Filesystem Query Language

In Boomla, files are selected. This is in strong contrast with traditional operating systems, where files are opened. In Boomla, you don’t need to open and close files, you just work with them.

You can select one or more files.


Selecting one or more files

To select a single file, use its path.


  • //

  • /foo/bar

  • foo/bar

  • ..

To find multiple files, you can use a path with wildcards. You can also throw in some selectors and filters.

Selectors perform a certain function on the context collection. Take, for example, */first(). * is a filter for returning all the children of a given file. first() is a selector to keep only the first of those.

Filters are used to select 0 or more children of a file.

Note that only a single selector may be present between slashes (/), but you can use multiple filters.


  • Selector: */first()

  • Filters: foo/main:*/bar


Name filter name

Select a file by its name.

Examples: name, a/b/c.


Wildcard filter *

Select a file by pattern matching its name.

Examples: ali*, a/*, a/*/*.


Page filter :p

Only match files that are pages. A page is a file if it implements the .Page interface.

Examples: :p, a/:p, a/:p/:p


Content filter :c

Only match files that are contents. A file is a content if it implements the .Inline interface.

Examples: :c, a/:c, a/:c/:c


Bucket filter main:

Select files in a given bucket.

Historically, the :1 form was used and bucket names were numbers. Later, we elevated buckets to first class objects and moved to using the main: form that allows using string bucket names.

Examples: /main:*, */main:*, foo/main:*.

Deprecated examples: /:1, */:1, foo/*:1.



Website Root file selector //

Select the root file of any website. Must be at the beginning of a query string. Note that access control may prevent you from selecting remote websites.

Examples: //, //, //


Root file selectors /, root()

Select the root file of the current filesystem scope. For package filesystems, this means the root file of the package filesystem, not that of the entire website.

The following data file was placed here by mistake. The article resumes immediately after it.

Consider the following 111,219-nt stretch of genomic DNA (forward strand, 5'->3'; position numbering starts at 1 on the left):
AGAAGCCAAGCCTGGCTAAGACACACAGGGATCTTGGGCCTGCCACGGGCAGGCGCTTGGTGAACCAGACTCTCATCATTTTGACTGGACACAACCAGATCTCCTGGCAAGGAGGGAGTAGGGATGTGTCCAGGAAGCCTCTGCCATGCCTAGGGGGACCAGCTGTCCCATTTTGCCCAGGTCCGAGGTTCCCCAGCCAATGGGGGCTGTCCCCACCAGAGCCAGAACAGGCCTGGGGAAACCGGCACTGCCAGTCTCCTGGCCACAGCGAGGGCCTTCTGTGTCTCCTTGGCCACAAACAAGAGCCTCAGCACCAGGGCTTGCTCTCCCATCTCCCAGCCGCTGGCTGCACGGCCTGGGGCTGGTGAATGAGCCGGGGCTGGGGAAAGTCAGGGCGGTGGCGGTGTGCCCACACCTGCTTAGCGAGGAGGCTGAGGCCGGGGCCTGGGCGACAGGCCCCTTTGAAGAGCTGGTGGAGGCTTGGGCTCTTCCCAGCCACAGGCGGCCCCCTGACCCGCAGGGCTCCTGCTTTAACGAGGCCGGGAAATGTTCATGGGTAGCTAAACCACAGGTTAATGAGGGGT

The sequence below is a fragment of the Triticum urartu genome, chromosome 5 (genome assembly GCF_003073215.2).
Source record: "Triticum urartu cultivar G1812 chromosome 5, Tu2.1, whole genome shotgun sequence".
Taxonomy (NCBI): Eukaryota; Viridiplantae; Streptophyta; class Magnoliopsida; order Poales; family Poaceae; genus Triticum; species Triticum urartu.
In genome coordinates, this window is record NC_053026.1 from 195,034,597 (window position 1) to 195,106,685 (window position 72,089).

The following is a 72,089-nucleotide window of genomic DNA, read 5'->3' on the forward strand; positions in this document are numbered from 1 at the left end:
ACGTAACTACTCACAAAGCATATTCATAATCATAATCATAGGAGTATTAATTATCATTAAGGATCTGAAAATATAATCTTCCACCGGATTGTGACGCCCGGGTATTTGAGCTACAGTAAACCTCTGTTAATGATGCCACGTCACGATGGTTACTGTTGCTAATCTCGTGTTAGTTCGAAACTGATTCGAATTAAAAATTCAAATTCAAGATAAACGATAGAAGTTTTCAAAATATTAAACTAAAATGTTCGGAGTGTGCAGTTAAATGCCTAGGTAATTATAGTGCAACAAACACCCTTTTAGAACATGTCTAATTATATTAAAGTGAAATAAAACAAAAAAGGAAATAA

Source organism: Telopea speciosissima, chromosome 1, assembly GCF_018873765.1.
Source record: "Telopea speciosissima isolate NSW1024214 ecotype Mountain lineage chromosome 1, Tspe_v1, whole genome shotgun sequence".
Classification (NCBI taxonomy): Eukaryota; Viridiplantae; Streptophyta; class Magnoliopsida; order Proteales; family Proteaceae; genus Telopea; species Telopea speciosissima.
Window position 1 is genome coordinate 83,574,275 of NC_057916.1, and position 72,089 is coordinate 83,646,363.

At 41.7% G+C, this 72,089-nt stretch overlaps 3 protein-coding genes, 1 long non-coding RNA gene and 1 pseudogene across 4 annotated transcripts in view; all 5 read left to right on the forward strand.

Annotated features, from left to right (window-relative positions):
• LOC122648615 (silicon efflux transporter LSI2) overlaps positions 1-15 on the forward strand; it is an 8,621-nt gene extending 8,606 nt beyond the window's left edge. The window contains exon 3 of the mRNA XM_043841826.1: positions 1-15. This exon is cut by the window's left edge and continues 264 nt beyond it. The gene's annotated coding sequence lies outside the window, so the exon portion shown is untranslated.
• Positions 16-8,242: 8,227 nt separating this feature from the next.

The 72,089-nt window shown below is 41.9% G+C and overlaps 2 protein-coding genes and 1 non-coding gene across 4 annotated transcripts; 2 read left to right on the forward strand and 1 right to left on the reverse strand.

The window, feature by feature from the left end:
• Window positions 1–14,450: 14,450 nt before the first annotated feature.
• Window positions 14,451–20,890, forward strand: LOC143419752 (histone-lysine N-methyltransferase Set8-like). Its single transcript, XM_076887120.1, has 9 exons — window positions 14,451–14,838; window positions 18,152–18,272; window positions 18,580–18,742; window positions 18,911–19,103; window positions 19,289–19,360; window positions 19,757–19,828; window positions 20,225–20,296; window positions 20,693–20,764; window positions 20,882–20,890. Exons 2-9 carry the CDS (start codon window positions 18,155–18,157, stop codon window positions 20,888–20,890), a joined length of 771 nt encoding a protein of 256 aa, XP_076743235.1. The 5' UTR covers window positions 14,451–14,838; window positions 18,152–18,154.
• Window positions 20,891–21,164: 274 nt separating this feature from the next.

The / selector is only treated as the root file selector if it is found at the beginning of a query string. The root() selector may appear anywhere in the query string.

Examples: /, /a, root(), typeChain()/last()/root().

If the file in context has a file type pointing to an app in an installed package, the last example return the root file of the package filesystem. Let’s break it down:

  • For a given file, typeChain() returns a collection of all files we encounter when following the file’s type chain.

  • last() returns the last file of the collection, typically, often an application contained in a package that was installed.

  • root() will return the root file of that package, for example /sys/packages/


You should be able to visit this file in your browser, as it normally contains the package documentation.


Parent selectors: .., parent()

Select a file’s parent.

The .. parent selector is resolved before the query is evaluated, while the parent() selector is resolved at evaluation time. Thus, parent()/.. is not equivalent to ../parent().

foo/parent()/.. is simplified to foo before it is evaluated.
foo/../parent() is simplified to parent() before it is evaluated.

Examples: .., ../../a.


File type selector type()

Follow the file’s type reference.

Examples: type(), a/type()/b.


File typeChain selector typeChain()

Return all the files along the file’s type chain, including self.

Examples: typeChain(), a/typeChain()/b.


First selector first()

Returns the first file from the collection.

Examples: first(), */first().


Last selector last()

Returns the last file from the collection.

Examples: last(), */last().